It may drive you crazy when your toddler is jumping on the couch, but they’re naturally searching out the sensory benefits of jumping!
Jumping provides great vestibular and proprioceptive input, supports attention to tasks and promotes calmness, organization, and self-regulation. This post contains affiliate links.
Sensory Benefits of Jumping
When people visit our house, it’s hard not to notice that we have a mini trampoline sitting smack dab in the middle of our TV room. It’s been there so long that I hardly even notice it because it’s just another part of the furniture.
Why on earth would you have a mini trampoline in your living area, you ask. Quite simply — I have a kiddo with Sensory Processing Disorder and the sensory benefits of jumping are immense.
You don’t have to have a kid with sensory challenges to reap the benefits of jumping!
What are the Sensory Benefits of Jumping?
It may seem obvious but jumping is a terrific physical workout and gross motor outlet!
On the days when we’re being sloths, I’ll tell the kids they have to go jump on the trampoline… which usually leads to a full-on jump-a-thon.
Some days when the kids are at school, I’ll take out five minutes here and there to jump.
It definitely gets the heart going after sitting at the computer! Now just imagine how awesome it is for your kids.
One of the main reasons we keep the mini trampoline in our house is jumping is an amazing self-regulation trick.
Have you noticed all of the articles about how much better kids do in school when they take a brain break and get moving?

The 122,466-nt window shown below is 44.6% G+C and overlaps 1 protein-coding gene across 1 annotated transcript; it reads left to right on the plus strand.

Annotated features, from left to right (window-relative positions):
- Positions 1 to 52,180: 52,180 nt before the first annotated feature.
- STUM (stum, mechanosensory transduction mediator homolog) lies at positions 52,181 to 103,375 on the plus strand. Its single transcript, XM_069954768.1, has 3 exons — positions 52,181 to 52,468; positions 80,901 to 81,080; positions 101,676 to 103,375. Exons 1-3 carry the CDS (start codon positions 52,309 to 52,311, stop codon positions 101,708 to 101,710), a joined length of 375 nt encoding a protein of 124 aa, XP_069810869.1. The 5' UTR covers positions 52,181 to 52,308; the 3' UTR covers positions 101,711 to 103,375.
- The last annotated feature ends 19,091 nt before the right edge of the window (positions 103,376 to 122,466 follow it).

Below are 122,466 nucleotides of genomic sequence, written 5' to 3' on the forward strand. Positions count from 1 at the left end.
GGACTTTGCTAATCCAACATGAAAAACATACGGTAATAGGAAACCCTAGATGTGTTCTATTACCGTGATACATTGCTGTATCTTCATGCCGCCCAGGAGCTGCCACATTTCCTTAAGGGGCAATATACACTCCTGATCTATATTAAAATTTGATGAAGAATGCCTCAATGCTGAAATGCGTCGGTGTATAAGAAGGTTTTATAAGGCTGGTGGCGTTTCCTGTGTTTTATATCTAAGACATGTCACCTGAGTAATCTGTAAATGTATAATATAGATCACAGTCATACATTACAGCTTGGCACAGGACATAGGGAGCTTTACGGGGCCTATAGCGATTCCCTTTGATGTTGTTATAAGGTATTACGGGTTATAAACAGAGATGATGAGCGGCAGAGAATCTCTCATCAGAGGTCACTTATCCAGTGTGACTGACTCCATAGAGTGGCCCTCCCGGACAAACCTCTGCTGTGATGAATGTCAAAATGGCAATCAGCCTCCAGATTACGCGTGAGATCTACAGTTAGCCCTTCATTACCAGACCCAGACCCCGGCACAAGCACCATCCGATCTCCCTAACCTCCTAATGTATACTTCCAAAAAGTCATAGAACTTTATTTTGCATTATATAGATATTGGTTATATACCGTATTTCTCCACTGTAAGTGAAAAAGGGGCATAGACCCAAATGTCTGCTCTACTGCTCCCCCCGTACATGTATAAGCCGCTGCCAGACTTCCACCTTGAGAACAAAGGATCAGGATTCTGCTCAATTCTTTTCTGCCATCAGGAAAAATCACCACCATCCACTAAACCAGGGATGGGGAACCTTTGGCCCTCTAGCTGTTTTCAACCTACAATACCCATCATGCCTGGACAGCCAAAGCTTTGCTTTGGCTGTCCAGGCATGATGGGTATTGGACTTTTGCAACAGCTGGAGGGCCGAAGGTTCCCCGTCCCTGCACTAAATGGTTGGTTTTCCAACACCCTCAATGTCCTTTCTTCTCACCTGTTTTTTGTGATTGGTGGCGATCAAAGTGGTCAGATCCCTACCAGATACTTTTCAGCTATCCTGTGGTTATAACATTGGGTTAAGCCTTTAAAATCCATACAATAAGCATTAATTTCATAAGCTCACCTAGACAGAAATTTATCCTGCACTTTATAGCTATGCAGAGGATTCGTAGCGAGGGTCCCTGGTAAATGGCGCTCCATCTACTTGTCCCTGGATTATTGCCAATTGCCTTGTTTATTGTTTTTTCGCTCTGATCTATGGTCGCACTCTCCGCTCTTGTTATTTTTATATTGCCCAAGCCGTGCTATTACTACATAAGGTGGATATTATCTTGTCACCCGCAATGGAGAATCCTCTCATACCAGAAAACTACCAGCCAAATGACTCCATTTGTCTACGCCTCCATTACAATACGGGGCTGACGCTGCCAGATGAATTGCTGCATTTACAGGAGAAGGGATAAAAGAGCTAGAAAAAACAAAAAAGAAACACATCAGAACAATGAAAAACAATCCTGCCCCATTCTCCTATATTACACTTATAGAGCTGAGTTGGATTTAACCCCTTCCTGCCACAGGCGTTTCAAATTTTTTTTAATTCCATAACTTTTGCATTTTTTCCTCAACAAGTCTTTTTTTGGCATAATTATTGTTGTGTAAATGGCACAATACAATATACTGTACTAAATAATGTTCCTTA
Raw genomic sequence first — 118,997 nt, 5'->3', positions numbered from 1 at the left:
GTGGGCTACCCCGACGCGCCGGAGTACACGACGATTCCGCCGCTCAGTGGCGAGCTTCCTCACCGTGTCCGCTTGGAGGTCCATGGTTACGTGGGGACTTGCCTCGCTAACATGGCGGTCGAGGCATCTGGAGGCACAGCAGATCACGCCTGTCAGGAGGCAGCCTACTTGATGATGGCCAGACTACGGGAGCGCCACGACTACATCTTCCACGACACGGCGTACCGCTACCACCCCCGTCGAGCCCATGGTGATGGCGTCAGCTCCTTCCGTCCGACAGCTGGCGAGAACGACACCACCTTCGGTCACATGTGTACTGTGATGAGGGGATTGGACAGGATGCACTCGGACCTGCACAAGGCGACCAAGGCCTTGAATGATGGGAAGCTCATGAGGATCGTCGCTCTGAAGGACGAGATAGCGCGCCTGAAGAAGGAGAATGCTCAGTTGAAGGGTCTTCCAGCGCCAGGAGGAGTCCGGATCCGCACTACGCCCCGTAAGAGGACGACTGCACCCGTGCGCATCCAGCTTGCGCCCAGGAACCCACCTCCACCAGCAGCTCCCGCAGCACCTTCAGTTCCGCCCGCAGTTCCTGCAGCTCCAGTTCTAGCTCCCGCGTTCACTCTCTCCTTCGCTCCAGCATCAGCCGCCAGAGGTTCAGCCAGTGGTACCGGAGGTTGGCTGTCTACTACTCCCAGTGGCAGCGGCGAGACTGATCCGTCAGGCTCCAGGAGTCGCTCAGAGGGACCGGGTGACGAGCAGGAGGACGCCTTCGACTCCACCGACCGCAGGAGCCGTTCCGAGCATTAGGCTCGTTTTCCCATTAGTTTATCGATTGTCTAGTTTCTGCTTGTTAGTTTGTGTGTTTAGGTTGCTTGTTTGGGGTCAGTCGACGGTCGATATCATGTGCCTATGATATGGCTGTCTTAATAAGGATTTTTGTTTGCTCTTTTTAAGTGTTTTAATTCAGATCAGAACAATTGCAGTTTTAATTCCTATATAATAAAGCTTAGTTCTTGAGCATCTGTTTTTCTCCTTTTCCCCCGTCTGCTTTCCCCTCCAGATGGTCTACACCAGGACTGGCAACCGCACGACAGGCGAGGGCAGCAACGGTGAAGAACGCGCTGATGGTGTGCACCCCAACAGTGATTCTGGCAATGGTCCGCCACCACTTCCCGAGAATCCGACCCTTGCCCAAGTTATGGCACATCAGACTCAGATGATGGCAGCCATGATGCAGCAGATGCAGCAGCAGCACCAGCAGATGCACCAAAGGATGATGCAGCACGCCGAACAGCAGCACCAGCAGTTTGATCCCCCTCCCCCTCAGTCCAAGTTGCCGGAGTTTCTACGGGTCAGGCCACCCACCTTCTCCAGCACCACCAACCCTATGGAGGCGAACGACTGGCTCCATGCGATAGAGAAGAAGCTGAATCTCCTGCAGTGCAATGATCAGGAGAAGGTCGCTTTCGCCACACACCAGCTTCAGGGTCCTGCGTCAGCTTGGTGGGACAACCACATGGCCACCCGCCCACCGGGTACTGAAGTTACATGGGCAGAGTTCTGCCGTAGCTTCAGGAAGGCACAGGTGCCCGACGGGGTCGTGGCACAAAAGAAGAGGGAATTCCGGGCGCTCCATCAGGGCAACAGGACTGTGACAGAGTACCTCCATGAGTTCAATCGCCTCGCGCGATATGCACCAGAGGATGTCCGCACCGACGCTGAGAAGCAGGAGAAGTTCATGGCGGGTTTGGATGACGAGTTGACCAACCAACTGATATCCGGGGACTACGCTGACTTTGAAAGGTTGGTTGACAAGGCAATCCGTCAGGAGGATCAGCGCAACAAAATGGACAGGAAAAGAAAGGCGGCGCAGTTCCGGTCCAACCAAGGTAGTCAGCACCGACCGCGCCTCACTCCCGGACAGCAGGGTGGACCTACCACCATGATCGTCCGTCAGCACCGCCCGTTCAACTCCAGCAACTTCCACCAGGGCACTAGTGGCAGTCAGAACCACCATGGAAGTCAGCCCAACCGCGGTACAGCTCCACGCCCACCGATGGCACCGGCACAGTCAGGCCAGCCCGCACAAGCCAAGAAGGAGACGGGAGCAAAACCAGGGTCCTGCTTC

It can be calming for sensory seeking kids, which helps with their focus/attention. On the other hand, it can wake up and alert kids who have an under-responsive system.
Proprioceptive and Vestibular Input
Proprioception helps us understand where our body is in relationship to itself, and the vestibular system plays in important part in our balance and coordination.
Jumping gives both proprioceptive and vestibular input, helping sensory seekers in those areas fulfill their sensory diet. It also helps wake up the system of children whose system are under-reactive.
For example, my oldest is a proprioceptive sensory seeker. My youngest, however, has an under-responsive vestibular system.
Get Jumping Indoors
Jump on a Mini Trampoline: As I mentioned, we keep a mini trampoline in our TV room. Especially when my boys were toddlers, I would pop on a show and they would individually jump for 20 minutes!
Jump on a Buso Ball: Along the same lines, we also keep a Buso Ball in our TV room. My youngest will jump on it, but he will also sit down in on and bounce himself up and down.
Jump on the Couch: Before I had kids, I swore I wouldn’t let my kids jump on the furniture. Yeah… totally ate those words. My kids do flip flops, handstands and, you guessed it, jumping jacks.
Set up a Jumping Obstacle Course: Some days we’ll pull off the couch cushions and pillows and create an obstacle course where they need to jump from space to space.
Don’t you remember playing “lava” where the floor was lava and you couldn’t touch it or you’d be dead? This is the same idea… you get the great jumping in.
When my kids were toddlers, we also used cardboard building blocks as stepping stones to avoid the lava.
Play Indoor Hopscotch: The first time I saw these hopscotch carpets at my sons’ preschool, I loved them! They’re easy to store and perfect to pull out on those rainy or freezing days when you just can’t get outside.
Set up a Crash Pad to Jump Into: I really wish we had discovered Crash Pads earlier! They are an amazing sensory outlet… and perfect to jump and crash into!
You can read why one mom says crash pads are the one sensory item she couldn’t live without.
Find more terrific family activities on The Jenny Evolution!
Today we’re sharing the sensory benefits of jumping as part of the A – Z of Indoor Activities series hosted by Crafty Kids at Home offering simple and easy indoor activities for the kids.